If there was any doubt that the excessive control and limits imposed by the Cuban regime on property are not only ineffective in curbing the theft and illegal slaughter of livestock, but actually end up causing it, and even turning producers into criminals, the Government itself demonstrated this with a recent event.
At the end of August the Facebook page "Fuerza del Pueblo," a profile associated with State Security and whose posts seek to whitewash the image of Cuban law enforcement, reported that a farmer identified as Roberto had filed false complaints with the Police, alleging animal theft, and later expressed remorse.
The farmer's aim had not been to collect on an insurance policy, as happens in other countries, but rather to avoid a fine of 10,000 Cuban pesos for each animal that was missing, as per Decree Law 70/2022.
This regulation, published in the Official Gazette of the Republic in August of last year, is an updated version of Decree 225, which set the amounts of fines for "not complying with measures approved to boost agricultural production in the country" according to the new decree law.
The violations for which the regulation provides for fines of between 5,000 and 2,000 pesos per animal include the following: failure to report to the corresponding Livestock Registry, within the established period, current data related to livestock; the possession of undeclared livestock or any not duly registered in the Livestock Registry; buying or receiving livestock for any reason without the authorization of the competent state agency; or selling or transferring it; and, "with the corresponding authorization to slaughter livestock, when necessary," failing to comply with the rules established for their slaughter and the use of their meat.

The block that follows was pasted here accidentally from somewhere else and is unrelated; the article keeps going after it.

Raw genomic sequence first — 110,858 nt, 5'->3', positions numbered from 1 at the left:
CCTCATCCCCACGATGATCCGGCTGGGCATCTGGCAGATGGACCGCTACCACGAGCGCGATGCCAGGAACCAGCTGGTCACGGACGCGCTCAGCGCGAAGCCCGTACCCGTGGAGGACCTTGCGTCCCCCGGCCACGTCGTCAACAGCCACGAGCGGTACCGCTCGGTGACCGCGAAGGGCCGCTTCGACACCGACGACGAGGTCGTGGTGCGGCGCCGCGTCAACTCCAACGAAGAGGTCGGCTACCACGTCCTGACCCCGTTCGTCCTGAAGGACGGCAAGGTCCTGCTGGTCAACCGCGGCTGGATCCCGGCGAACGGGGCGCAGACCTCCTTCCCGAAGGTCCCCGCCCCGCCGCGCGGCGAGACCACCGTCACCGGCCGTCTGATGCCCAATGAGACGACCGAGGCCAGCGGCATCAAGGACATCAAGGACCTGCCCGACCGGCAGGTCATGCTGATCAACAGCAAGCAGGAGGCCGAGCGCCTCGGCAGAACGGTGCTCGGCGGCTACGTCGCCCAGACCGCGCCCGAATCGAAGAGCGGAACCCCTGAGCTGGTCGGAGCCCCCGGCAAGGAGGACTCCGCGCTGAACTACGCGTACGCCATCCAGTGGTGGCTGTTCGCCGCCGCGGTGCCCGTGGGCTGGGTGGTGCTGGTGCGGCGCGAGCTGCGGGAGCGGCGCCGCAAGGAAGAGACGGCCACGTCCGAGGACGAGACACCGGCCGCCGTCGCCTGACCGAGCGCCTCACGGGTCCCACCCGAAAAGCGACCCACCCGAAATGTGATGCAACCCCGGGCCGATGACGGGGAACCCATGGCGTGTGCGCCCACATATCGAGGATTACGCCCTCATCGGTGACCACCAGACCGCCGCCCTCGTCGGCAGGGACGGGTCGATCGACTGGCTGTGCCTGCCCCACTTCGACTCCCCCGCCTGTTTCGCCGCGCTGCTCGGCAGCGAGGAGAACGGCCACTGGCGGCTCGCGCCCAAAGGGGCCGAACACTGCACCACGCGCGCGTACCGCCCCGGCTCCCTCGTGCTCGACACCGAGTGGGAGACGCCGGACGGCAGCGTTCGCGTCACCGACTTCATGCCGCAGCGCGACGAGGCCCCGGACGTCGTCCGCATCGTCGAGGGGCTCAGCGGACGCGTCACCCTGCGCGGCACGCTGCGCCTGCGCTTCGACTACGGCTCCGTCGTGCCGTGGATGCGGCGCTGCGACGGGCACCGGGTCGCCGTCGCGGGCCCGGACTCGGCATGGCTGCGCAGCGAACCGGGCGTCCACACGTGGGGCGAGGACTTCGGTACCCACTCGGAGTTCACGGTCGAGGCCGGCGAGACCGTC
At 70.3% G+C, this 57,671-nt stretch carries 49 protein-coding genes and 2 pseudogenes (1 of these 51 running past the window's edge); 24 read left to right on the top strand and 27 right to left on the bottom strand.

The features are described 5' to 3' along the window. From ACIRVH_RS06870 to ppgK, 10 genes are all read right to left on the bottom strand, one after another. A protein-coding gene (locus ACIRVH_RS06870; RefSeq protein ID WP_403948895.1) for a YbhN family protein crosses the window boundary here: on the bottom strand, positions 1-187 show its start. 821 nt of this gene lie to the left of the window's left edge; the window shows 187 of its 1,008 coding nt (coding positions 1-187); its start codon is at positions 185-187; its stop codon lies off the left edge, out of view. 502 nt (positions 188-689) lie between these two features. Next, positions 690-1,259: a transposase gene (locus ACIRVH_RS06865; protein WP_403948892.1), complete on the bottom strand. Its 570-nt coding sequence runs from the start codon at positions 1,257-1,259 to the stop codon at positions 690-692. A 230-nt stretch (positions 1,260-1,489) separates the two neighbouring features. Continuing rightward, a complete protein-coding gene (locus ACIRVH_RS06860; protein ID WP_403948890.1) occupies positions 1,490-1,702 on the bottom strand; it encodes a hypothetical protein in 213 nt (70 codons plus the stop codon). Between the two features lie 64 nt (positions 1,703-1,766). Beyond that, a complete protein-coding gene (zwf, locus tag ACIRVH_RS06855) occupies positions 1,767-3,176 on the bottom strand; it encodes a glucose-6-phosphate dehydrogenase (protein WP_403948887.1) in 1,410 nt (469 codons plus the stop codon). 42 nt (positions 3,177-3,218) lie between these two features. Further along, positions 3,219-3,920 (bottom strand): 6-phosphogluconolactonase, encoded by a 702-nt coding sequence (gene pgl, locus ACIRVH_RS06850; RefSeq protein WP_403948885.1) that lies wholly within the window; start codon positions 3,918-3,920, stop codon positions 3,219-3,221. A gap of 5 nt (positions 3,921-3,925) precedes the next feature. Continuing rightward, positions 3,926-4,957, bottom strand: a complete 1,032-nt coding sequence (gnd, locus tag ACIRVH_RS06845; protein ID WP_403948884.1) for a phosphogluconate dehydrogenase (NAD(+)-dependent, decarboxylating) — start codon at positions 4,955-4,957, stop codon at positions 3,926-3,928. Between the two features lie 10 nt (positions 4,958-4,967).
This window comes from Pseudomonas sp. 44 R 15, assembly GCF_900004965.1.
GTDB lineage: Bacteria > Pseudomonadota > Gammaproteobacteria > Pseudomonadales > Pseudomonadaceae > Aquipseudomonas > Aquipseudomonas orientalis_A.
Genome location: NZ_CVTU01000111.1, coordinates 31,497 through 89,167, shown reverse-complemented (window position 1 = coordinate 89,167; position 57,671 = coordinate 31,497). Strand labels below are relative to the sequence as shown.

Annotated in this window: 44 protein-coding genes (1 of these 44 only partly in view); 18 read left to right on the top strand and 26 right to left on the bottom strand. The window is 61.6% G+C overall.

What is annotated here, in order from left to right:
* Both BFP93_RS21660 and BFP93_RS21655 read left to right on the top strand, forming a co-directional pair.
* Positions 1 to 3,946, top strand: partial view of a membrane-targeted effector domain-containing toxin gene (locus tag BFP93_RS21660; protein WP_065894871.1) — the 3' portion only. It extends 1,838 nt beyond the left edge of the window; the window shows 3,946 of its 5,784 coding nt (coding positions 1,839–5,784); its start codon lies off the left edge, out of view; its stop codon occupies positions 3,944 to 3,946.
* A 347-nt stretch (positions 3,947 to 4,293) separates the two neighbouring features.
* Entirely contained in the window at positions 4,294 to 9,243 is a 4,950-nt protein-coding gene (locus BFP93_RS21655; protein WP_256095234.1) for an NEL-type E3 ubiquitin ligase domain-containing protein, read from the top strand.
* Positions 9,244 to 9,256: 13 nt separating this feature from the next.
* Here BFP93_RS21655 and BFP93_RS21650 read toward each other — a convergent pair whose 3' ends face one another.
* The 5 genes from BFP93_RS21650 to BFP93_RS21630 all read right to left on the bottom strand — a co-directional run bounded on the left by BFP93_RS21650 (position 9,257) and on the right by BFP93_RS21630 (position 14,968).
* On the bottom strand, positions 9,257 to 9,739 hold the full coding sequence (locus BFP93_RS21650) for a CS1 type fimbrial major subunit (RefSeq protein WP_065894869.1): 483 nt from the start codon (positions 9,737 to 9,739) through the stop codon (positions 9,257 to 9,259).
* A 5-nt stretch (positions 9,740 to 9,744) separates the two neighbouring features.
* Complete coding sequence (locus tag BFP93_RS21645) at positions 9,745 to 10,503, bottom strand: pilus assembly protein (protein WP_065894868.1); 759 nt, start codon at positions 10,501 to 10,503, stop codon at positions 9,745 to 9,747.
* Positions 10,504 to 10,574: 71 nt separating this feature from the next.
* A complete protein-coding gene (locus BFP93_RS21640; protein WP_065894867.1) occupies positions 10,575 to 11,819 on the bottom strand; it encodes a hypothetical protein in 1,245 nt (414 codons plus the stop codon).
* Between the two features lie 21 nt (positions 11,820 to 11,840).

In an inspection of the ranch of the aforementioned Roberto, it was detected that it was overgrown with marabou (an invasive species) and that the animals were not under control. Another important number was missing, which the farmer intended to report as stolen.
It is likely that Roberto reported the false thefts in order to later slaughter and consume or sell his animals on the black market. This was done a month earlier by producers from Villa Clara, who were sanctioned by the provincial authorities with fines and the confiscation of livestock.